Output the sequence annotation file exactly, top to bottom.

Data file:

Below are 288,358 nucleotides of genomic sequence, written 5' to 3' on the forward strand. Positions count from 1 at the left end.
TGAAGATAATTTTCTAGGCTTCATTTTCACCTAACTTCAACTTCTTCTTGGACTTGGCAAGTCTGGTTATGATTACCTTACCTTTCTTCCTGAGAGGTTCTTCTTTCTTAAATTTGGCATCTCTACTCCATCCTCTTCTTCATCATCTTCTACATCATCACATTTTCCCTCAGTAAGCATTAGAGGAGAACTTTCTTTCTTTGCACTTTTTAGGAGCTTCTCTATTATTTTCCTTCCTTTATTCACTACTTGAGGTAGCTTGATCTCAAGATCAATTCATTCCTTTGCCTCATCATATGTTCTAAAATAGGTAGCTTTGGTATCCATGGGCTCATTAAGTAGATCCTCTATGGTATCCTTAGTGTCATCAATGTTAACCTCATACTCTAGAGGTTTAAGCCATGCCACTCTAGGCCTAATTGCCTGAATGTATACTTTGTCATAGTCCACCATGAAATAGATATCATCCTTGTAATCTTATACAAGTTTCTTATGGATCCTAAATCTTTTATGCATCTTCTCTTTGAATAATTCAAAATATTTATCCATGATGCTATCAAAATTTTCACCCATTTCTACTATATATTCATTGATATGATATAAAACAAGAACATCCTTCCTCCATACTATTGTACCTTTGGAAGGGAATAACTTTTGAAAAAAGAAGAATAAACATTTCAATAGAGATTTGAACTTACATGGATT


Below are 288,358 nucleotides of genomic sequence, written 5' to 3' on the forward strand. Positions count from 1 at the left end.
TGAAGATAATTTTCTAGGCTTCATTTTCACCTAACTTCAACTTCTTCTTGGACTTGGCAAGTCTGGTTATGATTACCTTACCTTTCTTCCTGAGAGGTTCTTCTTTCTTAAATTTGGCATCTCTACTCCATCCTCTTCTTCATCATCTTCTACATCATCACATTTTCCCTCAGTAAGCATTAGAGGAGAACTTTCTTTCTTTGCACTTTTTAGGAGCTTCTCTATTATTTTCCTTCCTTTATTCACTACTTGAGGTAGCTTGATCTCAAGATCAATTCATTCCTTTGCCTCATCATATGTTCTAAAATAGGTAGCTTTGGTATCCATGGGCTCATTAAGTAGATCCTCTATGGTATCCTTAGTGTCATCAATGTTAACCTCATACTCTAGAGGTTTAAGCCATGCCACTCTAGGCCTAATTGCCTGAATGTATACTTTGTCATAGTCCACCATGAAATAGATATCATCCTTGTAATCTTATACAAGTTTCTTATGGATCCTAAATCTTTTATGCATCTTCTCTTTGAATAATTCAAAATATTTATCCATGATGCTATCAAAATTTTCACCCATTTCTACTATATATTCATTGATATGATATAAAACAAGAACATCCTTCCTCCATACTATTGTACCTTTGGAAGGGAATAACTTTTGAAAAAAGAAGAATAAACATTTCAATAGAGATTTGAACTTACATGGATT